Now, this isn’t something you’d probably want to do every day, but sometimes you have a 32-bit Fedora install which you’d like to be able to run 64-bit software on: my use case is that I have this desktop which I want to start running virtual machines on. Now, if you have a 32-bit install, you can’t run 64-bit machines – a bit weird given the hardware is supposed to be virtualised, but that’s how it works.
However, the good news is that you can do this without having to reinstall the machine – there is a bit of a sneaky short-cut for use cases like these. The 64-bit kernel is fully capable of running a 32-bit userland, so actually all you really need to do is upgrade the kernel.
Sadly, there aren’t many easy ways of doing this, which is a shame: this configuration was a suggested Fedora feature not long ago, and while it’s probably not a robust enough default for everyone, it’s also a fair way from being a hack.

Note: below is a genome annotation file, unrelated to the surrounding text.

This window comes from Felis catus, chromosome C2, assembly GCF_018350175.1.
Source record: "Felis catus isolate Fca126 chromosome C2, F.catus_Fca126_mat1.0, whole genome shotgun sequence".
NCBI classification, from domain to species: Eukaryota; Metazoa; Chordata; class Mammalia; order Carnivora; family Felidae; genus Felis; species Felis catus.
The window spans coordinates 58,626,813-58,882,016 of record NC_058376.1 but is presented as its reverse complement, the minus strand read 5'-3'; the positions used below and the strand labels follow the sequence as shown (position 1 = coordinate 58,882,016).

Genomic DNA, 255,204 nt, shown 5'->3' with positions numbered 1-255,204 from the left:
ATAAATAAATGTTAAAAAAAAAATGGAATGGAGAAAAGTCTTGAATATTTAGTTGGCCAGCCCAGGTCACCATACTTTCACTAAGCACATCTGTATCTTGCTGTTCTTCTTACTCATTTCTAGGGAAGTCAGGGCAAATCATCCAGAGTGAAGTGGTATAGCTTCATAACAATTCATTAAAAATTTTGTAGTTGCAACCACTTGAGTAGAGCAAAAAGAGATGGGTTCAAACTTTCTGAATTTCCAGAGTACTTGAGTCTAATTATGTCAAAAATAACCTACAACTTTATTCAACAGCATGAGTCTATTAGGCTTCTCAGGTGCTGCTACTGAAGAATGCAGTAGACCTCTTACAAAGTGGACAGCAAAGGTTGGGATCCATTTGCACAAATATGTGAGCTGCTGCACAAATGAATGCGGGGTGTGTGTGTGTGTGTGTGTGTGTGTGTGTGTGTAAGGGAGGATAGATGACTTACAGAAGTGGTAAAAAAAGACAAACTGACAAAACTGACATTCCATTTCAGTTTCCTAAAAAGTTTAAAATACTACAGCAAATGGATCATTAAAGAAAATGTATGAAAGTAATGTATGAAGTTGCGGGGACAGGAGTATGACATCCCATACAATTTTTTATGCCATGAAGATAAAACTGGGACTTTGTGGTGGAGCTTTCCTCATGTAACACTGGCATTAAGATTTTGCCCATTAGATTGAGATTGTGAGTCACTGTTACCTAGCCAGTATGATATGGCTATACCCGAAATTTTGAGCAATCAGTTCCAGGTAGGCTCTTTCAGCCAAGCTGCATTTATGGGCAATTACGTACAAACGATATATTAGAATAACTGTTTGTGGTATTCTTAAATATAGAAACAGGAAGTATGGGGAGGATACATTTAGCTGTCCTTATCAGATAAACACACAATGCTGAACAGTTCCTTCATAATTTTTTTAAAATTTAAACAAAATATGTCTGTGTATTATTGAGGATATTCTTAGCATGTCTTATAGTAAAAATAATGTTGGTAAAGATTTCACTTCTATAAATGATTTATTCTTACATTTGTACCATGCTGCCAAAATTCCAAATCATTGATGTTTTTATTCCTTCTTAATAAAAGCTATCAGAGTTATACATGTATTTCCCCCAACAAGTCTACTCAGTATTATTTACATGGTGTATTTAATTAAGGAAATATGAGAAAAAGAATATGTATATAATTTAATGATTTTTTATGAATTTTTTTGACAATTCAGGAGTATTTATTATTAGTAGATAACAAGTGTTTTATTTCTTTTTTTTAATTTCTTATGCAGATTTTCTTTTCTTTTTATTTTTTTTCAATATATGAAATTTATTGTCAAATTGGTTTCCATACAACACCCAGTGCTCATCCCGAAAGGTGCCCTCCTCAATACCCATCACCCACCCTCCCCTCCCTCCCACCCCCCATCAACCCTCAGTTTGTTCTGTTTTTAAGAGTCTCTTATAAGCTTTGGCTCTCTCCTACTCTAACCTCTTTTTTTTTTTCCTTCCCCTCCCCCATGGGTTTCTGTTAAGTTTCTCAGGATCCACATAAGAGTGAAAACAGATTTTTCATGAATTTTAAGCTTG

The simplest I’ve found is to edit the
/etc/rpm/platform file to read simply “
x86_64-redhat-linux-gnu” (without quotes), then to do a “
yum clean all” followed by “
yum reinstall kernel“. You then change the platform back to “
i386-redhat-linux-gnu” (otherwise you risk updating parts of the system, and that starts getting very messy) – one reboot later, and you’ll have your 64-bit kernel running all your old favourite 32-bit software.
This solution isn’t amazingly “sticky” – a later upgrade could bring back the 32-bit kernel, but at least it’s easy enough to fix. There aren’t many good reasons to install 32-bit Fedora on a 64-bit machine any more, but this is a shortcut which can at least temporarily bridge the gap until you properly upgrade.